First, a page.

A total of 465 Saudi Arabian Airlines (Saudia) flights were canceled between Wednesday and Friday last week, which constitutes 33 percent of the 1,526 scheduled flights by the carrier.
An additional 678 flights were delayed while 19 others were rerouted to other destinations as a result of the sandstorms that hit the Eastern Province and Riyadh Region. An additional 94 flights have been scheduled to compensate for the delays and cancelations.
Cloudy and dusty weather continued to affect air traffic but to a lesser degree on Saturday. Saudia apologized to its passengers and noted in a statement that it will honor all tickets and passengers will be able to use them at their preference.
Saudia said all of its operations, aviation and commercial departments have been placed on alert round the clock to solve any problems that may arise due to inclement weather conditions.
On Wednesday, all 27 flights to and from Riyadh were canceled. Some 25 other scheduled and non-scheduled flights were diverted to King Fahd International Airport in Dammam but with poor visibility reported in the Eastern Province, the flights were re-diverted to airports in Bahrain, Doha, Qatar and Muscat, Oman.
Saudi Arabian Airlines allocates 70 percent of its resources to serve domestic flights at 27 airports throughout the Kingdom. However, the sandstorms affected all airports in the Central, Eastern, Northern and Southern regions, leaving passengers stranded at airports.
Due to aviation regulations that require crews to take compulsory breaks, the airline faced a shortage of crew and asked several captains, who were on vacation to return to work. Haj and Umrah aircraft were also used to clear the backlog.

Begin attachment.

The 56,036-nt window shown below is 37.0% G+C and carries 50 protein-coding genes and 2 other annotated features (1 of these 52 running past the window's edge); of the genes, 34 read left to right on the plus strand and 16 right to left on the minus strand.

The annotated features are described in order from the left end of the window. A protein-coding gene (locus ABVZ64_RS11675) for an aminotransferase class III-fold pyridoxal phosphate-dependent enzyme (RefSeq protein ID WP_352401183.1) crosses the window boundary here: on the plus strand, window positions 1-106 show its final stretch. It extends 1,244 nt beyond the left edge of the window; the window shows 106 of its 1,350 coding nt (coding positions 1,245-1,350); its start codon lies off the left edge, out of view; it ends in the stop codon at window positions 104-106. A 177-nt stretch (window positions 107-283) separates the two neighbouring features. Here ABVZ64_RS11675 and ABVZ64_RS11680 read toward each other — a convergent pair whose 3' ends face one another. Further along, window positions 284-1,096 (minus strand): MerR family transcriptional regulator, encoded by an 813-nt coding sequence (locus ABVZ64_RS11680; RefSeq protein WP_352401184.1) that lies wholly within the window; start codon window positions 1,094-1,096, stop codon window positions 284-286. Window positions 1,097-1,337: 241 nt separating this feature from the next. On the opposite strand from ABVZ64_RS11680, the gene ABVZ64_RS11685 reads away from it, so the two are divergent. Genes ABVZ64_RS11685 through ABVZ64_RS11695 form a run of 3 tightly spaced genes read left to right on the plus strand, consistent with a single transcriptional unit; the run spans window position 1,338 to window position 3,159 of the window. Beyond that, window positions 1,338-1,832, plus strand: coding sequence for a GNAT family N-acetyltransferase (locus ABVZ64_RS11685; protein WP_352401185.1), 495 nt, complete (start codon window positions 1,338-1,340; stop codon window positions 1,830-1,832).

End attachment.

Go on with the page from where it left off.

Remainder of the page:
The General Authority for Civil Aviation (GACA) noted in a statement earlier that it is monitoring the sector and following up with the airlines to ensure they are providing accommodation and food to stranded passengers.
The GACA noted in a statement that the sandstorm caused the cancellation of 183 flights and delaying 734 others. The report said the cancellation and delays were a result of the disruption of aviation traffic in Jeddah, Riyadh and Dammam.
The King Khalid airport was the most affected by the storm with 98 canceled and 484 delayed flights. The airport served 1,64,500 affected passengers over three days starting April 1. They have also collected 1,000 luggage pieces that would be send to passengers.
The King Abdul Aziz airport in Jeddah provide accommodation for 3,100 passengers, following delay to 174 flights and only 9 transferred flights. The condition in Dammam was no different with 85 canceled flights and 75 delayed ones.
GACA noted that they were on alert during these days and had called on all its employees to be available at the airport to aid and serve passengers. It also initiated 94 replacement flights, provided transportation and used Boeings 747 and Airbus 330 to meet the demand of at least 28,400 passengers stuck in the airports.
The Kingdom is expected to face additional sandstorms. Both the Presidency for Metrology and Environment (PME) as well as the Civil Defense have warned people living in Al-Jouf, Hail, Northern Borders, Qasim and Riyadh regions of severe cloudy and dusty weather.
The Eastern Province and Najran region are also expected to be affected by the storms, which authorities have described as the worst to hit the country in the past decade.
This article was first published in the Saudi Gazette on April 6, 2015.